Commentary: Turning taxes right side up

In considering local tax hikes, our elected officials should let the Founding Fathers be their guide.

The Federalist Papers were written in 1787 to persuade the voters of New York to adopt the Constitution approved in Philadelphia that same year. On average, those voters had fourth grade education, but they had no problem dealing with the sophisticated arguments presented by Alexander Hamilton, John Jay and James Madison.

In Federalist #10, Madison addressed the problem of factions, the dangers they pose to representative government, and how those deleterious effects might be avoided. In fact, the Federalist Papers brilliantly argue that, for the first time in history, the Constitution successfully solves the problem.

In recent years, an increasingly powerful faction has emerged, one scarcely recognized in 1787. Its impact has been identified in illuminating studies by Public Choice theorists, yet, all too often, elected officials ignore this faction, and are thus incapable of avoiding its deleterious effects.

That newly identified faction is government itself – and, specifically, the permanent bureaucracy, at every level. And for years, our own Warren County supervisors have failed to recognize that fact. As a result, they have been governing our county essentially upside down.

For years, the board has relied on its bureaucracy for guidance on both priorities and budgets. Employees tell the supervisors, “Look, here’s what we can do with a 2 percent tax increase, but look what we can do with 3 percent, or even 5 percent!”

The supervisors respond with some public fretting, wring their hands and lament that they “have no choice.”

“Nobody likes taxes,” they insist – and then they vote to raise them anyway.

So my recently retired supervisor, who during his first campaign promised he would not vote to raise taxes, quickly changed his mind, admitted his “mistake,” and voted for every tax hike for the next 12 years.

In brief, the tax roadmap goes like this: the “professional staff” tells the supervisors how much money they “need,” and the supervisors send the bill to the taxpayers. And the bill goes up every time.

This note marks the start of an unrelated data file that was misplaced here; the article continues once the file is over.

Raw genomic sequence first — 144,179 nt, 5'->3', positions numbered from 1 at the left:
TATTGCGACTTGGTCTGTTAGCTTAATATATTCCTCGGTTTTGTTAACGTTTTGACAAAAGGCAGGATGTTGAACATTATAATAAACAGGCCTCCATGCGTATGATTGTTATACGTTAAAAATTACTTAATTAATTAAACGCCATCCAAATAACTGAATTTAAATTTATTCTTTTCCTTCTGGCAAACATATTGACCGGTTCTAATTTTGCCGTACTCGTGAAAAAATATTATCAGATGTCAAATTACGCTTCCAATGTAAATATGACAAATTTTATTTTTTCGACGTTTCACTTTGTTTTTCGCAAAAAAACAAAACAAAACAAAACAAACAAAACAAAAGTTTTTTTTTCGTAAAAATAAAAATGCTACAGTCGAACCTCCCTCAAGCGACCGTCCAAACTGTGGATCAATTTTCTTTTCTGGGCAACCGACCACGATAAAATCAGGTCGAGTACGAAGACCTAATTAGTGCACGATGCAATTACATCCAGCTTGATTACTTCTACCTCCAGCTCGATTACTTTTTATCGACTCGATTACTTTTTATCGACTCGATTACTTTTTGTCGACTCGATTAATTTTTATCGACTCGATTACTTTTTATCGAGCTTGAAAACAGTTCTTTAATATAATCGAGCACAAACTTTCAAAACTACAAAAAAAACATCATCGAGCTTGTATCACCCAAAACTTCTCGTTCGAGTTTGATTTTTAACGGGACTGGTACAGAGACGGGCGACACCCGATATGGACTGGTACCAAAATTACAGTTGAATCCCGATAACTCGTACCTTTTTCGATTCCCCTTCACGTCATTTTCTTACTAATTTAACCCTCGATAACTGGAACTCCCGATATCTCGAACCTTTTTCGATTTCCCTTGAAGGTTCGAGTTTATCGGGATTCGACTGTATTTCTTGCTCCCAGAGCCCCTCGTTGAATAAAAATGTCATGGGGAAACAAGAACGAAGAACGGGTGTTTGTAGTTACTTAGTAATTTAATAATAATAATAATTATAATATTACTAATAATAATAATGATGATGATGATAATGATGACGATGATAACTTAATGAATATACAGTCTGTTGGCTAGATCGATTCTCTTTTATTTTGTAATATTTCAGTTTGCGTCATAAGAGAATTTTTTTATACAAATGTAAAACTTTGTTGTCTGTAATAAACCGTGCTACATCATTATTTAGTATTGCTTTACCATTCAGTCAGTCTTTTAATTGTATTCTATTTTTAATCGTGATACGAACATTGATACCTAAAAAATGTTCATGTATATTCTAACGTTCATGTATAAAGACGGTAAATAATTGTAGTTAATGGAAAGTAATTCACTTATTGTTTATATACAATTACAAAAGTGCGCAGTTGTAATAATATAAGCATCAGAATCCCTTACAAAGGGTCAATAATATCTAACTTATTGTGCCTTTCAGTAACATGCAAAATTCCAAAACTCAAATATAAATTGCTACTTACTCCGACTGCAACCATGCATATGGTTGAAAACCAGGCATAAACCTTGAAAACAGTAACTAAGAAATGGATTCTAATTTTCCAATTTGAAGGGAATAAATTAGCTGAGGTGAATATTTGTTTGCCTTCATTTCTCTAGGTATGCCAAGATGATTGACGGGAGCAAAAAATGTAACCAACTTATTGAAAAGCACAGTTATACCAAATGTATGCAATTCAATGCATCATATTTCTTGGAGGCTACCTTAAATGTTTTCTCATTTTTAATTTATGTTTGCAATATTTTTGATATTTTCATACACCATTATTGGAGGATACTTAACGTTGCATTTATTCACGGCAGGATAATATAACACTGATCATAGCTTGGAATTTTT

This charade need not continue, however. Informed by the Founders’ wisdom, and inspired by the findings of Public Choice theory, the supervisors could indeed follow through on their stated desire not to raise taxes. They simply need to turn the process right side up.

Instead of being guided by the bureaucracy, the supervisors should be guided by the taxpayers. Instead of telling the taxpayers how much more they need, the supervisors need to tell the bureaucracy, “This is how much we’ve got. Live with it.”

Of course, most of our supervisors are part time, and virtually volunteers. To succeed in properly fulfilling their elected role, they might have to spend more time, dig more deeply, and more carefully identify budget priorities and limits. Hard work.

Moreover, they have to revise their view of funding.

Our supervisors often speak of “free federal money” that pays for roads or bridges or Superfund site cleanups. Unfortunately, they have come to treat taxpayer revenues in the same way. Of course, “free” federal money just comes from other taxpayers from Maine to California – and you can bet that their counties are using “free” federal tax revenues from us Virginians for their own favorite projects just like we’re using theirs.

This unfortunate view, often called “tax and spend,” tempts local government employees as much as it has thoroughly infected their federal counterparts. To avoid being infected themselves, our elected officials must acknowledge that government employees are a faction – that in fact, government employee unions, including those working in education, are the most powerful, and the most liberal, pro-tax-and-spend factions in the country.

Memo to supervisors: Taxpayer money is not free. You work for us. You do not work for your staff – they work for you. They will always “need” to grow. They will always “need” a raise. It’s the nature of the beast.

If you treat the bureaucracy like any other faction, you will not have to raise taxes. Before long, you’ll be passing tax cuts. You won’t have to wring your hands – you’ll be smiling, and so will we.

Christopher Manion resides in Warren County.